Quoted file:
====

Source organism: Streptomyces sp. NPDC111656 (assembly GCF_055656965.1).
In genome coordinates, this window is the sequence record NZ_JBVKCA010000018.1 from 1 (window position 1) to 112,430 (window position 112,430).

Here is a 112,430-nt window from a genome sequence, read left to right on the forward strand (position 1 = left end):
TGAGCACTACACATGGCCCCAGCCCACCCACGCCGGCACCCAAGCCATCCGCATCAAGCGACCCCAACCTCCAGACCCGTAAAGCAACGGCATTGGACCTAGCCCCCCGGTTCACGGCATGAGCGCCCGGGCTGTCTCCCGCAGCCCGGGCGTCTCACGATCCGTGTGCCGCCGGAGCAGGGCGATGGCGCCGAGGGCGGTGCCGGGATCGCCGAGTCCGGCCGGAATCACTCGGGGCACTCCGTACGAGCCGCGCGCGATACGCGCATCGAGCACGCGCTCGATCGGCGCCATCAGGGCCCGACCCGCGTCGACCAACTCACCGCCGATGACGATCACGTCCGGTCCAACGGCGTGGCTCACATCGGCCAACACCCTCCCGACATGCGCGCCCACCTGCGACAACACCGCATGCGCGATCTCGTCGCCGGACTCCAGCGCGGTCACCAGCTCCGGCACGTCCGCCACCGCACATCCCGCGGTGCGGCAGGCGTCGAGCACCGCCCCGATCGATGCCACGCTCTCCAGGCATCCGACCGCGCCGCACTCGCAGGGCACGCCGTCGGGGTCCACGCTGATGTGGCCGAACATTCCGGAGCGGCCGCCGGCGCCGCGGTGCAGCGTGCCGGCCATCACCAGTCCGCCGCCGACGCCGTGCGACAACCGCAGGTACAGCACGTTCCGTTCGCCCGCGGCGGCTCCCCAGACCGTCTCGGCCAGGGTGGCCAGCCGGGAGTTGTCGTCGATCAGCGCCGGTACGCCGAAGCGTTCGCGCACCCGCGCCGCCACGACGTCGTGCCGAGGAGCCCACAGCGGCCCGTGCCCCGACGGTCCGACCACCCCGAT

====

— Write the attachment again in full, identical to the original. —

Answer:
Source organism: Streptomyces sp. NPDC111656 (assembly GCF_055656965.1).
In genome coordinates, this window is the sequence record NZ_JBVKCA010000018.1 from 1 (window position 1) to 112,430 (window position 112,430).

Here is a 112,430-nt window from a genome sequence, read left to right on the forward strand (position 1 = left end):
TGAGCACTACACATGGCCCCAGCCCACCCACGCCGGCACCCAAGCCATCCGCATCAAGCGACCCCAACCTCCAGACCCGTAAAGCAACGGCATTGGACCTAGCCCCCCGGTTCACGGCATGAGCGCCCGGGCTGTCTCCCGCAGCCCGGGCGTCTCACGATCCGTGTGCCGCCGGAGCAGGGCGATGGCGCCGAGGGCGGTGCCGGGATCGCCGAGTCCGGCCGGAATCACTCGGGGCACTCCGTACGAGCCGCGCGCGATACGCGCATCGAGCACGCGCTCGATCGGCGCCATCAGGGCCCGACCCGCGTCGACCAACTCACCGCCGATGACGATCACGTCCGGTCCAACGGCGTGGCTCACATCGGCCAACACCCTCCCGACATGCGCGCCCACCTGCGACAACACCGCATGCGCGATCTCGTCGCCGGACTCCAGCGCGGTCACCAGCTCCGGCACGTCCGCCACCGCACATCCCGCGGTGCGGCAGGCGTCGAGCACCGCCCCGATCGATGCCACGCTCTCCAGGCATCCGACCGCGCCGCACTCGCAGGGCACGCCGTCGGGGTCCACGCTGATGTGGCCGAACATTCCGGAGCGGCCGCCGGCGCCGCGGTGCAGCGTGCCGGCCATCACCAGTCCGCCGCCGACGCCGTGCGACAACCGCAGGTACAGCACGTTCCGTTCGCCCGCGGCGGCTCCCCAGACCGTCTCGGCCAGGGTGGCCAGCCGGGAGTTGTCGTCGATCAGCGCCGGTACGCCGAAGCGTTCGCGCACCCGCGCCGCCACGACGTCGTGCCGAGGAGCCCACAGCGGCCCGTGCCCCGACGGTCCGACCACCCCGAT